Renewed violence threatens peace and stability in South Sudan – UN experts


The ongoing hostilities in South Sudan that started in June have resulted in the killing and injury of hundreds of civilians, and the displacement of more than 80,000 others.

The Commission on Human Rights in South Sudan noted the development with grave concern as violence and the delayed implementation of the peace agreement severely threaten peace and stability in the region.

Hundreds of women and children have also been abducted, with women and girls as young as 8 years raped and subjected to multiple forms of sexual and gender-based violence, amid the brutality and destruction that has ensued.

The violence has been characterised by intercommunal strife and revenge killings. Many attacks also involve the South Sudan People’s Defence Forces (SSPDF) and members of armed opposition groups.

Most recently, on August 08, at least 75 people were killed and another 76 were injured following bloody clashes between armed youth from the Dinka Luanyjang community and soldiers based in Warrap State.

Sexual and gender-based violence also continues to be a pervasive characteristic of the on-going attacks in South Sudan, including in the Equatorias. Brutal rapes including gang-rapes have been central to the violations committed by armed forces during cattle raids in Warrap and Lakes States.

“The levels of violence and suffering particularly against women, the elderly and children are deeply disturbing, and demonstrate an utter disregard for human life, making the revitalised peace agreement a mockery,” said Commission Chair Yasmin Sooka.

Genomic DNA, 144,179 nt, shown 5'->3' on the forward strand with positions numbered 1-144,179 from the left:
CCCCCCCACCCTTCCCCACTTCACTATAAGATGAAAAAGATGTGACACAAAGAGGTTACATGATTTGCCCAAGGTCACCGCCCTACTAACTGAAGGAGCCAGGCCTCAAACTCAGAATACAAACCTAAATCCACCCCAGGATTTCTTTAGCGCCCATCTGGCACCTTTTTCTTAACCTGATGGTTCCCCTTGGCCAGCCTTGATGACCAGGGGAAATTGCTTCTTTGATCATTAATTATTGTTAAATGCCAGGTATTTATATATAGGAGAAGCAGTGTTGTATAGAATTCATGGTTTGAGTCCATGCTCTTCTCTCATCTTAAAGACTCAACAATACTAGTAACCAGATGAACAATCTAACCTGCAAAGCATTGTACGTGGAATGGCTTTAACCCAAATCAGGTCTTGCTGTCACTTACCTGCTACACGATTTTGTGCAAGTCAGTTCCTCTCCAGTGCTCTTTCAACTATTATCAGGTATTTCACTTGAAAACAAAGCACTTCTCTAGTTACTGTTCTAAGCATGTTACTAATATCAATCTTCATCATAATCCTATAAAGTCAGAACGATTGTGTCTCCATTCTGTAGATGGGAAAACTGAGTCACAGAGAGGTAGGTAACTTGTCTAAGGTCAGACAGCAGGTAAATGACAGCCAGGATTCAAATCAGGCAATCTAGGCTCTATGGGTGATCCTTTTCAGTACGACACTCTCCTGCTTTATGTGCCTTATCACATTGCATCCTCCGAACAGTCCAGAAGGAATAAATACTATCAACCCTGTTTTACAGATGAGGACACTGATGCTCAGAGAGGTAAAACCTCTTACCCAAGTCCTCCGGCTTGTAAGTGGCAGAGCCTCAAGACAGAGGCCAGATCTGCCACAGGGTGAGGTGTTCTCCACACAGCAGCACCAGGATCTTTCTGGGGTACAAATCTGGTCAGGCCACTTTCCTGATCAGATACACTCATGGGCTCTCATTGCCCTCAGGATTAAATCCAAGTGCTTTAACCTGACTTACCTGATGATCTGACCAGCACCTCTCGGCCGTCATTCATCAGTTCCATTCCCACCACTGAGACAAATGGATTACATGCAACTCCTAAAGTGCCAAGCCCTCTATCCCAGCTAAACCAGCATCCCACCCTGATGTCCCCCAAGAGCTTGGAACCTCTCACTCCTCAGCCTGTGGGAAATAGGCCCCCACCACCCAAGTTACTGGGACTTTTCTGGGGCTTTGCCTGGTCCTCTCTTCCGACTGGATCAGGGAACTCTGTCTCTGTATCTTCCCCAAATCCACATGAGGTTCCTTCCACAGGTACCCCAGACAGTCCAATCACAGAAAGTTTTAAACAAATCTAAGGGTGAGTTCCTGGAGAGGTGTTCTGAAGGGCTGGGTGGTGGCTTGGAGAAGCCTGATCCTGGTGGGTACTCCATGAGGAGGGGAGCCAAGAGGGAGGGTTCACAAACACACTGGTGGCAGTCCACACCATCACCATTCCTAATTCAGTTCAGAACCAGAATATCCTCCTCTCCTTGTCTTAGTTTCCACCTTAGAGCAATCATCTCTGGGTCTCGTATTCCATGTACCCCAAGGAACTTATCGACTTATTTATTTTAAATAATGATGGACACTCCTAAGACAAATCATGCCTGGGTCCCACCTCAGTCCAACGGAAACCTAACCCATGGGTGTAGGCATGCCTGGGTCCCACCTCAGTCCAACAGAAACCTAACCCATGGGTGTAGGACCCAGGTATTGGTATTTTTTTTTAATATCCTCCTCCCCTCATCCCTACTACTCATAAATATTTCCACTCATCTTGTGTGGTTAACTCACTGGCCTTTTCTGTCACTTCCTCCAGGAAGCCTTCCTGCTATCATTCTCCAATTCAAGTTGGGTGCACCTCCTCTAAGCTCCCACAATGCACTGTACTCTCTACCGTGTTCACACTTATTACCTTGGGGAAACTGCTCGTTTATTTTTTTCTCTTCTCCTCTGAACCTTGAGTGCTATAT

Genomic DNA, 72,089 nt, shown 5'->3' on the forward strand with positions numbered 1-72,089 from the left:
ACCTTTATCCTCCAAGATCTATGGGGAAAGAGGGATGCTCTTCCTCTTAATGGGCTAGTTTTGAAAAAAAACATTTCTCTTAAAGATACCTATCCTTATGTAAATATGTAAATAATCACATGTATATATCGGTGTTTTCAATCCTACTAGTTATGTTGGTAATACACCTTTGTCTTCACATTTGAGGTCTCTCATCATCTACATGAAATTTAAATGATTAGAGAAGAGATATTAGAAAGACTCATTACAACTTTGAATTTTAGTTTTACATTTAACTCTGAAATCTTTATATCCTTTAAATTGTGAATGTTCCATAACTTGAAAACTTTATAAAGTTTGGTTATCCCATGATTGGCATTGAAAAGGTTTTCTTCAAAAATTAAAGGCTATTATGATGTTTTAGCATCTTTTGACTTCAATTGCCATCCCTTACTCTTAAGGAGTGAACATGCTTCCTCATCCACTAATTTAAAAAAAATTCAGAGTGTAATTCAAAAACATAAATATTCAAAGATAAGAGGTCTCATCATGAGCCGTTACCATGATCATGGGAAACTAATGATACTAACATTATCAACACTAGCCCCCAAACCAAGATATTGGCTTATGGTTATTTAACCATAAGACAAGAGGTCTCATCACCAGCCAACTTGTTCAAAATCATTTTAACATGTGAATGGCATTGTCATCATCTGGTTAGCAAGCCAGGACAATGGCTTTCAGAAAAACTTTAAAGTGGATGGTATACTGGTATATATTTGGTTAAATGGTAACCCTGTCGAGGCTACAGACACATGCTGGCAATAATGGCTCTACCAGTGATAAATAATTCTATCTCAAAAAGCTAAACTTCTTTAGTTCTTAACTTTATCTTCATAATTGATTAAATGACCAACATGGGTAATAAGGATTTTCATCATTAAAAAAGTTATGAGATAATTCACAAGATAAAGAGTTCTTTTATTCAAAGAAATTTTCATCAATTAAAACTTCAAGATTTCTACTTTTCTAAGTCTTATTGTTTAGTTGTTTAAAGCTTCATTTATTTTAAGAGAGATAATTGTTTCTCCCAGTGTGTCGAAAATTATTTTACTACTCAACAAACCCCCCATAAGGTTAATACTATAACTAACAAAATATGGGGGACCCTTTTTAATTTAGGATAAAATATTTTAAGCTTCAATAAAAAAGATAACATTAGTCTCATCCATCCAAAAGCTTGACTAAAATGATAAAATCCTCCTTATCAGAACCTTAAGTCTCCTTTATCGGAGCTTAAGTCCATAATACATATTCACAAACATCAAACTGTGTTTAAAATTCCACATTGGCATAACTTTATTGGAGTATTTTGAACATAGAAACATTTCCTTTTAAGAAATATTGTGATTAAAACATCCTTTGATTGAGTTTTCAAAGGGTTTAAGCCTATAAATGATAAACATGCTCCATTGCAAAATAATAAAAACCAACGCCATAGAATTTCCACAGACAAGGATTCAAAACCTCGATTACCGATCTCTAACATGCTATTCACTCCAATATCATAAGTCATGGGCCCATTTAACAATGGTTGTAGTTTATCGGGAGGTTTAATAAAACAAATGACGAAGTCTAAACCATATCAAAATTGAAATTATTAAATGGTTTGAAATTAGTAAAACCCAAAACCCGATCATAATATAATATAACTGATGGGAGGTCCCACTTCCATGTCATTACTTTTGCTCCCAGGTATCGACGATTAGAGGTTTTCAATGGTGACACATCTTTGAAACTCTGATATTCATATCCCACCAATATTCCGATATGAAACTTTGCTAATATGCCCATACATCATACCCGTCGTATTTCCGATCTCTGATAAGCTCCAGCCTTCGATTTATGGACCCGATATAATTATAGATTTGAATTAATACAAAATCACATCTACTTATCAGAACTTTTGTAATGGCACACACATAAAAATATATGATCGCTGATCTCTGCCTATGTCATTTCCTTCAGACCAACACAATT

“Violence perpetrated by self-defence community militias in Warrap, for example, has displaced hundreds of residents, mainly women and children, from border communities. They are starving with no access to food and have been forced to scavenge and eat leaves boiled in muddy rain water for their survival.”

The violence has also led to heightened levels of severe acute malnutrition among infants and children in the affected population.

“This at a time when the vast majority of civilians, particularly the 1.6 million internally displaced persons, continue to remain at risk because of COVID-19, and have limited access to basic services,” Sooka said

“These callous and brutal attacks have the potential to completely unravel the peace agreement,” she added.

The Commission remained concerned that the parties to the conflict in South Sudan continue to disregard the call for an immediate global ceasefire made by the UN Secretary General António Guterres on March 23, 2020. (Source: OHCHR)